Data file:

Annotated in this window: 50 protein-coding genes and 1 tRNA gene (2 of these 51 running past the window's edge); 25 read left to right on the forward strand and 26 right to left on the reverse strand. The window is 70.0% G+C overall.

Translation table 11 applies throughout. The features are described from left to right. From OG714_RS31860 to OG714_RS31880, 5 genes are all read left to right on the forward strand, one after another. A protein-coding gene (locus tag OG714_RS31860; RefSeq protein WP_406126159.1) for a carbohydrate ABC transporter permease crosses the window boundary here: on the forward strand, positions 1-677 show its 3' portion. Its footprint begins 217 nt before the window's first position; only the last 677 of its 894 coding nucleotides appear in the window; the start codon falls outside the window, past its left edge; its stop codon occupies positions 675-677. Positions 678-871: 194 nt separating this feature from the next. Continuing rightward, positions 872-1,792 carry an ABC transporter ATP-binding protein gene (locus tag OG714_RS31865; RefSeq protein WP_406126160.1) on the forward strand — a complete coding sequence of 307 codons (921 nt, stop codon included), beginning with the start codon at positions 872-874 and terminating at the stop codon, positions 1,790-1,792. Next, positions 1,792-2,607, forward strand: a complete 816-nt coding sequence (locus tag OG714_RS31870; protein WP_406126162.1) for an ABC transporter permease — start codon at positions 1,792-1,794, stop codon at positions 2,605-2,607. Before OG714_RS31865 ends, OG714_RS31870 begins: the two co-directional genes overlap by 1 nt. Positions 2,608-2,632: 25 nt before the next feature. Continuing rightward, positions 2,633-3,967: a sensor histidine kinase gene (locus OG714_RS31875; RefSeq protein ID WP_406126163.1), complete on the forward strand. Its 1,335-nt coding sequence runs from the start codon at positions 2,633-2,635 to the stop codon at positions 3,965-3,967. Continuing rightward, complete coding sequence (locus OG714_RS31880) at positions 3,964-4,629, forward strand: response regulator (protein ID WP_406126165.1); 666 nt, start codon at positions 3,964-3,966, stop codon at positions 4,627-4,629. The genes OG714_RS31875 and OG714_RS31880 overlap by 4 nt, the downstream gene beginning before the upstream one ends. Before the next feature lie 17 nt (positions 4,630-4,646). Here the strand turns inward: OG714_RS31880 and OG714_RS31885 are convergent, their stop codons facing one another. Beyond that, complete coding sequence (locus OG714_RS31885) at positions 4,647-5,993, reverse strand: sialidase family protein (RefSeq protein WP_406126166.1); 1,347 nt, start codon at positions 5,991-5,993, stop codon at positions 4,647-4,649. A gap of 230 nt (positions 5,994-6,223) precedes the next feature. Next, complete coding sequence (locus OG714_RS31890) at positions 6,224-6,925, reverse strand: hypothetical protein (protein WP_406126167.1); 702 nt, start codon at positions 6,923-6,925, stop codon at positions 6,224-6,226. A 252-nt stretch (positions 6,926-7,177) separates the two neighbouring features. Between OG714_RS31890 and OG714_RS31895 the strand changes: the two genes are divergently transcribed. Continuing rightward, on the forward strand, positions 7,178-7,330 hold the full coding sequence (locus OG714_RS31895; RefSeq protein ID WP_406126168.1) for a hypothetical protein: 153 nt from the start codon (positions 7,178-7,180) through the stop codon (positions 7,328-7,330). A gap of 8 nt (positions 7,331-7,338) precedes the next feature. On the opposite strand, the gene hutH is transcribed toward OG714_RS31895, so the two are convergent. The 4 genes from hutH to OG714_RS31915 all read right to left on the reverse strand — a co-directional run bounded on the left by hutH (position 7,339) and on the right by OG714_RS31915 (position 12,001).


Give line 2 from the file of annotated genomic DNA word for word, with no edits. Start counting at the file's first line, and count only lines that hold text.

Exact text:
Translation table 11 applies throughout. The features are described from left to right. From OG714_RS31860 to OG714_RS31880, 5 genes are all read left to right on the forward strand, one after another. A protein-coding gene (locus tag OG714_RS31860; RefSeq protein WP_406126159.1) for a carbohydrate ABC transporter permease crosses the window boundary here: on the forward strand, positions 1-677 show its 3' portion. Its footprint begins 217 nt before the window's first position; only the last 677 of its 894 coding nucleotides appear in the window; the start codon falls outside the window, past its left edge; its stop codon occupies positions 675-677. Positions 678-871: 194 nt separating this feature from the next. Continuing rightward, positions 872-1,792 carry an ABC transporter ATP-binding protein gene (locus tag OG714_RS31865; RefSeq protein WP_406126160.1) on the forward strand — a complete coding sequence of 307 codons (921 nt, stop codon included), beginning with the start codon at positions 872-874 and terminating at the stop codon, positions 1,790-1,792. Next, positions 1,792-2,607, forward strand: a complete 816-nt coding sequence (locus tag OG714_RS31870; protein WP_406126162.1) for an ABC transporter permease — start codon at positions 1,792-1,794, stop codon at positions 2,605-2,607. Before OG714_RS31865 ends, OG714_RS31870 begins: the two co-directional genes overlap by 1 nt. Positions 2,608-2,632: 25 nt before the next feature. Continuing rightward, positions 2,633-3,967: a sensor histidine kinase gene (locus OG714_RS31875; RefSeq protein ID WP_406126163.1), complete on the forward strand. Its 1,335-nt coding sequence runs from the start codon at positions 2,633-2,635 to the stop codon at positions 3,965-3,967. Continuing rightward, complete coding sequence (locus OG714_RS31880) at positions 3,964-4,629, forward strand: response regulator (protein ID WP_406126165.1); 666 nt, start codon at positions 3,964-3,966, stop codon at positions 4,627-4,629. The genes OG714_RS31875 and OG714_RS31880 overlap by 4 nt, the downstream gene beginning before the upstream one ends. Before the next feature lie 17 nt (positions 4,630-4,646). Here the strand turns inward: OG714_RS31880 and OG714_RS31885 are convergent, their stop codons facing one another. Beyond that, complete coding sequence (locus OG714_RS31885) at positions 4,647-5,993, reverse strand: sialidase family protein (RefSeq protein WP_406126166.1); 1,347 nt, start codon at positions 5,991-5,993, stop codon at positions 4,647-4,649. A gap of 230 nt (positions 5,994-6,223) precedes the next feature. Next, complete coding sequence (locus OG714_RS31890) at positions 6,224-6,925, reverse strand: hypothetical protein (protein WP_406126167.1); 702 nt, start codon at positions 6,923-6,925, stop codon at positions 6,224-6,226. A 252-nt stretch (positions 6,926-7,177) separates the two neighbouring features. Between OG714_RS31890 and OG714_RS31895 the strand changes: the two genes are divergently transcribed. Continuing rightward, on the forward strand, positions 7,178-7,330 hold the full coding sequence (locus OG714_RS31895; RefSeq protein ID WP_406126168.1) for a hypothetical protein: 153 nt from the start codon (positions 7,178-7,180) through the stop codon (positions 7,328-7,330). A gap of 8 nt (positions 7,331-7,338) precedes the next feature. On the opposite strand, the gene hutH is transcribed toward OG714_RS31895, so the two are convergent. The 4 genes from hutH to OG714_RS31915 all read right to left on the reverse strand — a co-directional run bounded on the left by hutH (position 7,339) and on the right by OG714_RS31915 (position 12,001).